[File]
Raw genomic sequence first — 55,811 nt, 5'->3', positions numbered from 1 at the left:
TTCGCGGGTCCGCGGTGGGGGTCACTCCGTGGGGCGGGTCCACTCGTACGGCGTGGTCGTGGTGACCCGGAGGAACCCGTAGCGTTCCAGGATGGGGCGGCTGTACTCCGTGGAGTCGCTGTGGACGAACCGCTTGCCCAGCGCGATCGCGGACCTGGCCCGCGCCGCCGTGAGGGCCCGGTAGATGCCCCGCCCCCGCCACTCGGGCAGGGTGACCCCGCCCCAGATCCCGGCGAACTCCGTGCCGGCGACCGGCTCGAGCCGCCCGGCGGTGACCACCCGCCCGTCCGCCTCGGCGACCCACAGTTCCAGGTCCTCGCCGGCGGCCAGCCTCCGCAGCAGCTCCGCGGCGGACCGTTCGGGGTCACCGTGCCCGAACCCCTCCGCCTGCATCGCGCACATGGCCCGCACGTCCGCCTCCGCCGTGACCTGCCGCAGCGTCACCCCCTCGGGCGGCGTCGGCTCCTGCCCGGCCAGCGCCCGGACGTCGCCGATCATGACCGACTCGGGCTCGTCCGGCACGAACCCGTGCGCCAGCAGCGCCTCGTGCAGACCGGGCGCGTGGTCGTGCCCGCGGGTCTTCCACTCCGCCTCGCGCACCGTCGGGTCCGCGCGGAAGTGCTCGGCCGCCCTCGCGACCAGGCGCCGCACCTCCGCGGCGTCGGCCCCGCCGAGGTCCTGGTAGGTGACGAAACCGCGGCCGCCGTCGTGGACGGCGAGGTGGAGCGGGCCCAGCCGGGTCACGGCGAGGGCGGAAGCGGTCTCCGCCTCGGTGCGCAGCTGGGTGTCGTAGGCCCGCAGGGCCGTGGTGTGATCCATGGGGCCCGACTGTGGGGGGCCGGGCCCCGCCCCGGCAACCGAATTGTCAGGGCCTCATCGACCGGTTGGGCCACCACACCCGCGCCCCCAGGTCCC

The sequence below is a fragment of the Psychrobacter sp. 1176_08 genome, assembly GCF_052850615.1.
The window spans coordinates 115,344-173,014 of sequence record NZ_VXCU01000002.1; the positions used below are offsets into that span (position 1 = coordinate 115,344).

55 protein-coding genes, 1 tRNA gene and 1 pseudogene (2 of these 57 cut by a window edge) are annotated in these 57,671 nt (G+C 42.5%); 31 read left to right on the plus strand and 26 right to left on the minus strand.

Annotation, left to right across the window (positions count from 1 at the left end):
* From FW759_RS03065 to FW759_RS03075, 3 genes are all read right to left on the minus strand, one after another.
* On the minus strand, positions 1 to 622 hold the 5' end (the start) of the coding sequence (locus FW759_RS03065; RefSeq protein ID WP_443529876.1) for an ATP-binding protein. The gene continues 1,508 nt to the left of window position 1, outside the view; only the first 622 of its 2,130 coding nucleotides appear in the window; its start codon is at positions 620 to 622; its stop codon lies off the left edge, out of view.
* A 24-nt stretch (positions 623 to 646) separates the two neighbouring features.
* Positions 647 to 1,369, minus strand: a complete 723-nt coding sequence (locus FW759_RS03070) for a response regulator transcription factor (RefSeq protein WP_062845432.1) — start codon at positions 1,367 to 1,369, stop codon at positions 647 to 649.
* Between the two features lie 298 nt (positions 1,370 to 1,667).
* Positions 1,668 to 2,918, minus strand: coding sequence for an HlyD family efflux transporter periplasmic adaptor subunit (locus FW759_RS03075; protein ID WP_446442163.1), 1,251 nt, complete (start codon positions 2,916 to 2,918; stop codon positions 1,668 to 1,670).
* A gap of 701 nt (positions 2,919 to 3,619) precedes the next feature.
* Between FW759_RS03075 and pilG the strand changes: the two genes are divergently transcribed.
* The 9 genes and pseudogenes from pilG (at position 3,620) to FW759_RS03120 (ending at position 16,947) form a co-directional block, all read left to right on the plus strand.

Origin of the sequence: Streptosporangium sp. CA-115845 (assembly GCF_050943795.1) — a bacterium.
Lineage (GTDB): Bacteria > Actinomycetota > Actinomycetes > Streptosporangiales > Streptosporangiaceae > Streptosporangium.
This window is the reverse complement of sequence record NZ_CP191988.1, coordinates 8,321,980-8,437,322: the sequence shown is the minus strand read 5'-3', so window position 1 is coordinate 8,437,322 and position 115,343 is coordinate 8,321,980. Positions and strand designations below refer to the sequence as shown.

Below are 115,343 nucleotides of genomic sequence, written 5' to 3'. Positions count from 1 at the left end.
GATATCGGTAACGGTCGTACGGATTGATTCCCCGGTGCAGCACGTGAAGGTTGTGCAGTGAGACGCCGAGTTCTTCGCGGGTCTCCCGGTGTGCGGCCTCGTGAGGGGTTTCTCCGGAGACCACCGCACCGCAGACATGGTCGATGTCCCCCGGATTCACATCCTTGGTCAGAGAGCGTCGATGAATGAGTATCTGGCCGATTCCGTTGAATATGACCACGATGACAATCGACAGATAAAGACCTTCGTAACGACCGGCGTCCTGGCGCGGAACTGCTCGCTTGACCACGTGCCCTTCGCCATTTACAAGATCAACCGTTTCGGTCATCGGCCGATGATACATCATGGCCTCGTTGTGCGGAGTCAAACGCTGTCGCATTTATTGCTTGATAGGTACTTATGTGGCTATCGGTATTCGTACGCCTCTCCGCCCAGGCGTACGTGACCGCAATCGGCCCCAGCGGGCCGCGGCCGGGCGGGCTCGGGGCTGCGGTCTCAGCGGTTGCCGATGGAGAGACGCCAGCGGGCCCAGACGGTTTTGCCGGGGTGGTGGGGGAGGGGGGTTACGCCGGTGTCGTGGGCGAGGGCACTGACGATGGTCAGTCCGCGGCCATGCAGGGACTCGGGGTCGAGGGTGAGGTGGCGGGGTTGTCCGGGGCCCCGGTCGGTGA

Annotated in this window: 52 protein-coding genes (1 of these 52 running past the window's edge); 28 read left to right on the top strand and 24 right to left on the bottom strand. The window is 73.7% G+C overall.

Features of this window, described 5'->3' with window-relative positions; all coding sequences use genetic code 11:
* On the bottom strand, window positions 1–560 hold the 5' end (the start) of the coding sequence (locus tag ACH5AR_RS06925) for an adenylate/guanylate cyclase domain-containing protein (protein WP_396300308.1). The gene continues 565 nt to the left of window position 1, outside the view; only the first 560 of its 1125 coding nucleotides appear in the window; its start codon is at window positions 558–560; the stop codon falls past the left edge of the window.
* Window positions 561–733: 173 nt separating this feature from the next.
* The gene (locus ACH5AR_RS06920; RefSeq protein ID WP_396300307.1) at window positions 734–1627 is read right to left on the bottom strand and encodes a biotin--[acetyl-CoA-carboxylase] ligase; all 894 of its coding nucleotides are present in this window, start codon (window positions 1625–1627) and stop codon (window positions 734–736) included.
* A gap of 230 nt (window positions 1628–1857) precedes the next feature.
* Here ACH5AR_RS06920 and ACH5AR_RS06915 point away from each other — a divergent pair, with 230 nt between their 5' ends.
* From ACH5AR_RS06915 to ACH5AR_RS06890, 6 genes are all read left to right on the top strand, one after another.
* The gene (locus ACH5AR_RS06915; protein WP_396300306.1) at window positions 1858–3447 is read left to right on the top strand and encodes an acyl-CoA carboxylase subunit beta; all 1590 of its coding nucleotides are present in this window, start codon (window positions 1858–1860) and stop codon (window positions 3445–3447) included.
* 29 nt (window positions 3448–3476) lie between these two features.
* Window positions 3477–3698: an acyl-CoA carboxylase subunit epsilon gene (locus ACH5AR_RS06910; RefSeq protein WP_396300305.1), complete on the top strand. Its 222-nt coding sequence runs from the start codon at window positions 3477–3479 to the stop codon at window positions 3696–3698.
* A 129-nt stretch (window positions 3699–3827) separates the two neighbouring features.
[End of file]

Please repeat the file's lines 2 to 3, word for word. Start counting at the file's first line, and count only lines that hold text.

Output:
TTCGCGGGTCCGCGGTGGGGGTCACTCCGTGGGGCGGGTCCACTCGTACGGCGTGGTCGTGGTGACCCGGAGGAACCCGTAGCGTTCCAGGATGGGGCGGCTGTACTCCGTGGAGTCGCTGTGGACGAACCGCTTGCCCAGCGCGATCGCGGACCTGGCCCGCGCCGCCGTGAGGGCCCGGTAGATGCCCCGCCCCCGCCACTCGGGCAGGGTGACCCCGCCCCAGATCCCGGCGAACTCCGTGCCGGCGACCGGCTCGAGCCGCCCGGCGGTGACCACCCGCCCGTCCGCCTCGGCGACCCACAGTTCCAGGTCCTCGCCGGCGGCCAGCCTCCGCAGCAGCTCCGCGGCGGACCGTTCGGGGTCACCGTGCCCGAACCCCTCCGCCTGCATCGCGCACATGGCCCGCACGTCCGCCTCCGCCGTGACCTGCCGCAGCGTCACCCCCTCGGGCGGCGTCGGCTCCTGCCCGGCCAGCGCCCGGACGTCGCCGATCATGACCGACTCGGGCTCGTCCGGCACGAACCCGTGCGCCAGCAGCGCCTCGTGCAGACCGGGCGCGTGGTCGTGCCCGCGGGTCTTCCACTCCGCCTCGCGCACCGTCGGGTCCGCGCGGAAGTGCTCGGCCGCCCTCGCGACCAGGCGCCGCACCTCCGCGGCGTCGGCCCCGCCGAGGTCCTGGTAGGTGACGAAACCGCGGCCGCCGTCGTGGACGGCGAGGTGGAGCGGGCCCAGCCGGGTCACGGCGAGGGCGGAAGCGGTCTCCGCCTCGGTGCGCAGCTGGGTGTCGTAGGCCCGCAGGGCCGTGGTGTGATCCATGGGGCCCGACTGTGGGGGGCCGGGCCCCGCCCCGGCAACCGAATTGTCAGGGCCTCATCGACCGGTTGGGCCACCACACCCGCGCCCCCAGGTCCC

The sequence below is a fragment of the Psychrobacter sp. 1176_08 genome, assembly GCF_052850615.1.